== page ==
In general, for a polytope of dimension *p* (where *p* > 0, since the (−1)-sphere is undefined), reciprocation about some (*p*−1)-sphere twins it with a dual polytope.

Symmetries and dualities also provide some of the most fundamental underpinnings of modern theoretical physics. Duality itself has come to be seen as a kind of "giant symmetry". One such duality is found in the relationship between gauge field theories of physics, exemplified by quantum field theories, and the less conventional unified gravitational string theories in ten or eleven dimensions.

De Haro and Butterfield have recently highlighted the treatment of duality as a symmetry and from that notion have been developing the idea of an overall "schema" in which a common core, a "bare theory", is expressed in two dual physical theories, gauge and gravity respectively, which are mathematical isomorphs or "isomorphic models" of the bare theory.[5]

They note that their schema principle is extremely broad and has much wider scope than the dualities they happen to be interested in. It is a short step to exploring its relevance to the duality of polytopes, with some kind of common core forming a precursor to two dual polytopes.

The dual of an abstract polytope is obtained in a remarkably simple and beautiful way, by reversing the order of ranking. That is all. Ranks *p* and −1 exchange places, as do ranks *p*−1 and 0, and so on. The incidence relations remain unaffected.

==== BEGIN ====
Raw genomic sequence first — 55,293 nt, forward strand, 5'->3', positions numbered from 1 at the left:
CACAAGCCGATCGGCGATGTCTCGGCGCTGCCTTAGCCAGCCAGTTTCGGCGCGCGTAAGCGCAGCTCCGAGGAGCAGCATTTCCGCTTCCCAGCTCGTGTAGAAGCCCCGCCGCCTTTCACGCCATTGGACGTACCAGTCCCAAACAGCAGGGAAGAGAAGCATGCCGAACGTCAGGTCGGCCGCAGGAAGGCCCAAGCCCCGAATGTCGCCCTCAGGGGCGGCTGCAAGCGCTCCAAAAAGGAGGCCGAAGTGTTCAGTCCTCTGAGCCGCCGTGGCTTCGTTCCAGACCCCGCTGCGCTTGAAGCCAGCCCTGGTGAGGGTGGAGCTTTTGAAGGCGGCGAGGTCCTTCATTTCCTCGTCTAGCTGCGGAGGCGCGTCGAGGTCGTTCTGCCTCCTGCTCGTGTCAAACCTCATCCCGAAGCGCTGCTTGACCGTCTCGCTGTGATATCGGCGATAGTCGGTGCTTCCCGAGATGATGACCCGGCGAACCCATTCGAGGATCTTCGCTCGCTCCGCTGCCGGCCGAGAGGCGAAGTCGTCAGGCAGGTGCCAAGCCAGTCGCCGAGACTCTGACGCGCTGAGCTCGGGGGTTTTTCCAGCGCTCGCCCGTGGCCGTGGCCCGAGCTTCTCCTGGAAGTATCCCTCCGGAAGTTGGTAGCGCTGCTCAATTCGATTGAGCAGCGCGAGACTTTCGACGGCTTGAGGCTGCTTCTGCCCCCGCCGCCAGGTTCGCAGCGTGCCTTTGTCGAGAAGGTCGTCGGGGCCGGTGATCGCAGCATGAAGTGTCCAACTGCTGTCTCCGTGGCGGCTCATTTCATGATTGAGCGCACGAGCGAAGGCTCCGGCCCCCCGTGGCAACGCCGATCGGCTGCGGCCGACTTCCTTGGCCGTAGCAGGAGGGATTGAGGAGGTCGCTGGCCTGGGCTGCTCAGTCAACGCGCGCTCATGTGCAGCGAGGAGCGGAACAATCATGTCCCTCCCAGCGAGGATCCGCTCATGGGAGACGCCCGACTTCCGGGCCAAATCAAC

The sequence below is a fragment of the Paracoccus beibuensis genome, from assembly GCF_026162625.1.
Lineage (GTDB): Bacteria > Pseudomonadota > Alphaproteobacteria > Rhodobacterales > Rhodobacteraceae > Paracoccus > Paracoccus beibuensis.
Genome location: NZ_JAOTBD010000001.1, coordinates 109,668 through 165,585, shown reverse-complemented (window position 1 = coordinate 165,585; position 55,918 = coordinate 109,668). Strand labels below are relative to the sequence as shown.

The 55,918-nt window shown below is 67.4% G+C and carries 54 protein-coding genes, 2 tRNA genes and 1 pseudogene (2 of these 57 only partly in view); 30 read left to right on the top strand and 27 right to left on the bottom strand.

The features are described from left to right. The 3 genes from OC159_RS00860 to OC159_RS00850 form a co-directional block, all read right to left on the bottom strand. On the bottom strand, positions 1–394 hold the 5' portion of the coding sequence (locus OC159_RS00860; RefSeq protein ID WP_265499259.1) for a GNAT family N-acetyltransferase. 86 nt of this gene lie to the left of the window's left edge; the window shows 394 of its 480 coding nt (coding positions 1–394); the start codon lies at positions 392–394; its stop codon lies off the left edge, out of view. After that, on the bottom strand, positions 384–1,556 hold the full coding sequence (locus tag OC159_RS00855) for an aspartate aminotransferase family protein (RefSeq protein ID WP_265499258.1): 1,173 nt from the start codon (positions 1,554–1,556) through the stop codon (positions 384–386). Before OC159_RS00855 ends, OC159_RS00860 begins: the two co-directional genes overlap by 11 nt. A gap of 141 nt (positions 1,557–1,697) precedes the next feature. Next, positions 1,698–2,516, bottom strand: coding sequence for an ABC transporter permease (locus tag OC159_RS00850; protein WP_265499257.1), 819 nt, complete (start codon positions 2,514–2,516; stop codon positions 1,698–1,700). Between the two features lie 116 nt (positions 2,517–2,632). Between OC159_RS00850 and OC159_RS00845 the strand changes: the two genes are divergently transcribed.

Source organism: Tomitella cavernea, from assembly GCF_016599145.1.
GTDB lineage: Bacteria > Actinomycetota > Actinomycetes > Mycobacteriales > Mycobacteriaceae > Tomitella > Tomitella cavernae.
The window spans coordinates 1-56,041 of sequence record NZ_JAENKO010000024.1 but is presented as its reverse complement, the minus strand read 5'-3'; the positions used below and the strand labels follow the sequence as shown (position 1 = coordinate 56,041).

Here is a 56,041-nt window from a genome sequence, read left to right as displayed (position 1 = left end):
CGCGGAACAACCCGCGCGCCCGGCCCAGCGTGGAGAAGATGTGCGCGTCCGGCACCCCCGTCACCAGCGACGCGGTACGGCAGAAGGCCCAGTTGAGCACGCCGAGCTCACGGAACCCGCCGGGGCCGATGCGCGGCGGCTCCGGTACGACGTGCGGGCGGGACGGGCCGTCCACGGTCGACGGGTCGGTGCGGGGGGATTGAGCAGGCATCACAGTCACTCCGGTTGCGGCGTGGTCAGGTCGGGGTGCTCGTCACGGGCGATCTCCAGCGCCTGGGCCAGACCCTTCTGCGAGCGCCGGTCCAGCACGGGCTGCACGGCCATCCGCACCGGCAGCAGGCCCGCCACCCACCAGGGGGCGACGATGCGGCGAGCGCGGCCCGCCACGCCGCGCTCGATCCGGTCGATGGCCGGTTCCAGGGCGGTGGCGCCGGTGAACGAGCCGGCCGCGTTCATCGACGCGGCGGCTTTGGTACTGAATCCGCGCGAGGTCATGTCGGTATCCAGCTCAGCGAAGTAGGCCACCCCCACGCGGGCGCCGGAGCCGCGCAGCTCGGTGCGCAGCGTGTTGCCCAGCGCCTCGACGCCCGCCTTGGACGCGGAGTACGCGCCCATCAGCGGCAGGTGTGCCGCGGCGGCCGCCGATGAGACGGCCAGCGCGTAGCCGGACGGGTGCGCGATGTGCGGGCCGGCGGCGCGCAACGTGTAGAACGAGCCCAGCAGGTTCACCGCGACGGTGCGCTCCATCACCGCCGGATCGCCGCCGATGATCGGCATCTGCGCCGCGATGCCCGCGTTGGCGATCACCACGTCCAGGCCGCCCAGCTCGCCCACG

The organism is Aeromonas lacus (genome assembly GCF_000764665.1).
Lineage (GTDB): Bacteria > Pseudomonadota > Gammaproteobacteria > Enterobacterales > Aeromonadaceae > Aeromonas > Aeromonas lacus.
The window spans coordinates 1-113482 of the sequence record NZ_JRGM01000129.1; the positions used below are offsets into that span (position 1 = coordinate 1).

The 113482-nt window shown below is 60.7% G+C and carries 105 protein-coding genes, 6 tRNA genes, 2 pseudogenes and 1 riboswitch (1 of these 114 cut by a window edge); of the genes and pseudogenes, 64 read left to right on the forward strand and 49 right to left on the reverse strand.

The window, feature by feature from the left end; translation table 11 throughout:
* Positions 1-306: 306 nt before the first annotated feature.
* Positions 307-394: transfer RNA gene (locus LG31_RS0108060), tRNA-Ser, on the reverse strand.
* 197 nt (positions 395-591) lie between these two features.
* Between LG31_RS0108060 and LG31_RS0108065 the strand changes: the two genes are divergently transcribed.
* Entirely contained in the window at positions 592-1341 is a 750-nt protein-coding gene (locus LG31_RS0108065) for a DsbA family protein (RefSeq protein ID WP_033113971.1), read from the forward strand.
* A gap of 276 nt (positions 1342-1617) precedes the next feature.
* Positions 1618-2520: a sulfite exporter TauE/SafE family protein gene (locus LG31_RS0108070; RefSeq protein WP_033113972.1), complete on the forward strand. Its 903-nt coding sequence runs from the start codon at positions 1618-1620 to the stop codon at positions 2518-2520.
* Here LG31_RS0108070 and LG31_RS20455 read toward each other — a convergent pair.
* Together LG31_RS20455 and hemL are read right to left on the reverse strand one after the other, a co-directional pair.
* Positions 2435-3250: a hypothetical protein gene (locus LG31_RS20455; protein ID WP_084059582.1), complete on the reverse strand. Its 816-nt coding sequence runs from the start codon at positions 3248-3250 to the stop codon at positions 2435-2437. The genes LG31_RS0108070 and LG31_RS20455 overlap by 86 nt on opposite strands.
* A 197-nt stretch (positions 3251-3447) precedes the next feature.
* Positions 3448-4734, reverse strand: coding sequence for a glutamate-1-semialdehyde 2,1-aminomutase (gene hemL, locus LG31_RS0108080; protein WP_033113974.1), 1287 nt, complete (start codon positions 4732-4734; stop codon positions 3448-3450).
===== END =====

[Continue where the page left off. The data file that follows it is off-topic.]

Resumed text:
Thus, the same abstract structure underlies both a polytope and its dual, making it an obvious candidate for a polytope precursor. But the current formulation of abstract theory raises a subtle problem.

The minimal element is customarily identified with the empty set. This creates an anomaly when we try to dualise a polytope by reversing its ranking. The empty set now becomes the maximal element. The defining properties of an abstract polytope do not allow an element to occur twice, so it becomes impossible for the minimal element also to be the empty set. The dual is no longer regarded as a valid abstract polytope.

It seems to me that the most elegant solution is to discard the convention that the minimal element and the empty set should be identified. The convention arose with the combinatorial set-of-sets approach but somehow survived the reappraisal, perhaps because it had no corresponding facet to distinguish it from. Another awkwardness with the combinatorial approach had come when dualising. The various subsets could not simply be re-ranked, as the cells had now become vertices and vice versa. The old set had to be discarded and the new vertices relabelled and re-allocated to the various subsets. It was horrible. With the recognition that polytopes are not fundamentally sets of sets, and with the residual complications it causes the dualising process, it appears high time the last residual subset was evicted from the abstract conception.